In the coming year, patent-pending imaging software developed by OHSU scientists will be used to validate, for the first time in humans, a new imaging approach to map brain metabolism at high spatial resolution and determine if metabolic deficits are common in individuals with progressive multiple sclerosis. Part of what makes translation of this study to the human brain possible is the new software, which was developed by a team led by Bill Rooney, Ph.D., professor and director at the OHSU Advanced Imaging Research Center. Rooney, together with colleagues Rebecca Spain, M.D., assistant professor of neurology, and Manoj Sammi, Ph.D., assistant professor within the Advanced Imaging Research Center, are advancing this approach with funding provided by the Conrad N. Hilton Foundation.
This approach will also be applied to investigate a newly discovered physiology, the glymphatic system, that clears out toxins in the brain, including those that form Alzheimer’s plaques. Until now, the glymphatic system has only been studied in small animals, and the application of less invasive methods will support human studies. A $1.4 million Allen Distinguished Investigator award from the Paul G. Allen Family Foundation is funding this next step in the Alzheimer’s research being conducted by OHSU scientists. Jeff Iliff, Ph.D., assistant professor in the Department of Anesthesiology and Perioperative Medicine, and Rooney are co-leaders of the study.
For Rooney, the potential discoveries of the upcoming study, and the imaging software that makes the study possible, become most meaningful when they are developed so they can improve patient care.
“Researchers are great at discovery, but the other aspects of developing these ideas into tools and drugs and devices that advance human health—that’s where things can fall apart,” Rooney said. “Discoveries are often not taken past this point. Having ideas and novel concepts is wonderful, but if they don’t really rise to the level where they’re advancing human health, that’s a real shame. But there is considerable strength collectively in the Pacific Northwest that should be tapped to advance neuroscience and technology.”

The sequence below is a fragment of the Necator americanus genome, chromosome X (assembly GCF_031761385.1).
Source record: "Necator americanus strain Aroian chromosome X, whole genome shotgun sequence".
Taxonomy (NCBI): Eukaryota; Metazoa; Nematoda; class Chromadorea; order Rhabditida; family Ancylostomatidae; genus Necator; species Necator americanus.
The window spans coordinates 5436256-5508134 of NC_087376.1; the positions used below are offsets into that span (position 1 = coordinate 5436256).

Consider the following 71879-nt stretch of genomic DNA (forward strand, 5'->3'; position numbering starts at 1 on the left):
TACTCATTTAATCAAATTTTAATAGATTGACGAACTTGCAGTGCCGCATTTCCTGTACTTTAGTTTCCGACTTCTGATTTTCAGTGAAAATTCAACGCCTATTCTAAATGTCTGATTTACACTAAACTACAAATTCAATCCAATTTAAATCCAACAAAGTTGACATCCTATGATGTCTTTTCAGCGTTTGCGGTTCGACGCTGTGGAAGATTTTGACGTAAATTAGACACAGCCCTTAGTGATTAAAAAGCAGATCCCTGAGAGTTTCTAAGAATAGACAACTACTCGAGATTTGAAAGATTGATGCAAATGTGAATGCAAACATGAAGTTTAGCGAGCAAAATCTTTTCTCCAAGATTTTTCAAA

Toward building that collective in the Northwest, Rooney is playing an important role as the university and industry work to build an ecosystem that actively moves research from the laboratory into practical use. His contributions to creating a Northwest hub for neurotechnology include participating in the Northwest NeuroNeighborhood and the launch of the NeuroFutures annual conference, which will be held at the University of British Columbia, Vancouver, British Columbia, this July 2017. These initiatives are building collaborations that draw on the strengths of all actors.
In the Advanced Imaging Research Center, Rooney works with scientists Charles Springer, Ph.D., and Xin Li, Ph.D., to develop an improved model for analyzing data using dynamic contrast-enhanced magnetic resonance imaging. The Shutter Speed Paradigm is able to map the metabolic activity of cancer cells within a single tumor and the cells’ focal response to breast cancer therapy—something no other technique can do. The technology, MRI Biomarker for Cancer Identification, was commercialized in 2012, licensed by Imbio, Inc, and supported by an NIH Small Business Innovation Research grant.
Drawing on the Shutter-Speed Paradigm, Rooney and his team developed the software being used in the upcoming study, High Spatial Resolution Brain Metabolic Imaging software, which has the ability to map cerebral metabolic activity at high spatial resolution. This could improve diagnosis and therapy monitoring of neurological disorders, from Alzheimer’s and other senile dementias to multiple sclerosis and brain tumors.
When novel ideas have the potential to improve patient care as technologies or therapies, OHSU Technology Transfer and Business Development provides expertise and resources to steward innovations from the laboratory to clinical application through the process of commercialization. The team provided support for the commercialization of the MRI Biomarker for Cancer Identification and worked with Rooney to file the patent for the new imaging software. The office provides expertise, connects scientists with investors, identifies new collaborative partners, and processes material transfer agreements. Bringing research findings to patients requires the time, resources, and expertise of more than a single individual.
The combined intellectual, technological, and financial resources of universities, industry partners, and government collaborators working with scientists, engineers, neurologists, radiologists, and neurosurgeons is creating an ecosystem that could put Portland and the Pacific Northwest at the forefront of neurotechnology—and tackle some of the world’s most devastating diseases.